Ireland's brand-new government will jet across the globe for St. Patrick's Day in the hope of winning goodwill and new investment for the debt-struck nation, Irish Prime Minister Enda Kenny announced Thursday.
Kenny, who rose to power Wednesday, said he would meet U.S. President Barack Obama in the White House on March 17 for a now-annual ceremony of Irish-American solidarity. He said he also planned to meet Capitol Hill leaders and potential business investors during his two-day Washington trip.
But Kenny _ whose once-booming country is dependent on emergency funds from the European Union and International Monetary Fund _ stressed this will be the leanest, quickest St. Patrick's government tour staged in more than a decade.
"Rebuilding Ireland's reputation is at the core of the government's objectives for its first 100 days in office," said Kenny, 59, whose Fine Gael party triumphed in Ireland's Feb. 25 national elections.
"We will use the unique global platform that is St. Patrick's Day to give a clear message to the world that Ireland is open for business, that we have a bright future, and that a historic process of political and economic renewal has begun," he said. "We will do this ... in a way that ensures value for money."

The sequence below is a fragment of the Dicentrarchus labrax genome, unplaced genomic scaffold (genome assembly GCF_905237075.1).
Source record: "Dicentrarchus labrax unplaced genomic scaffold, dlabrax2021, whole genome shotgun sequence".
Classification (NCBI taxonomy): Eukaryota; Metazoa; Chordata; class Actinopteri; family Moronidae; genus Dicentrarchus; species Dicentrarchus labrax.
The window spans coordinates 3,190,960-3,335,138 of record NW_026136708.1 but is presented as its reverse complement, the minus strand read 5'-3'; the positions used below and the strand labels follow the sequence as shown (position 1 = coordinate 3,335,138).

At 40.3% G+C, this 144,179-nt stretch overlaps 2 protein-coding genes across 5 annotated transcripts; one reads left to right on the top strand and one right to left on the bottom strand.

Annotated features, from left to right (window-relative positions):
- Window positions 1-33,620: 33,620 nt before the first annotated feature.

Kenny noted that the politician he ousted as prime minister, Brian Cowen, last year sent 22 government ministers to 24 countries for St. Patrick's Day, some for more than a week, in an expensive junket out of tune with Ireland's rapidly unraveling finances.
Kenny said this time, only nine of Ireland's 15 Cabinet ministers would travel overseas, and to fewer places he identified as "top priorities for Irish trade, business and jobs."
Deputy Prime Minister Eamon Gilmore, who is also minister of foreign affairs and trade, will travel to New York City. Seven other ministers will meet political and business leaders in London, Paris, Rome, Berlin, New Delhi and Sydney.
Ireland's government began to mount major public-relations offensives every St. Patrick's Day in the mid-1990s as its Celtic Tiger economy purred to life.
The push gained impetus from then-U.S. President Bill Clinton, who pursued unprecedented American intervention in Ireland, both in brokering peace in Northern Ireland and in encouraging U.S. companies to establish bases on the island. Today, about 600 U.S. multinationals in Ireland underpin 5 percent of jobs and 20 percent of Ireland's gross domestic product.
In recent years the government has sent ministers to dozens of U.S. cities, particularly those with major Irish immigrant communities and St. Patrick's Day parades. This time, not even Boston is on the list.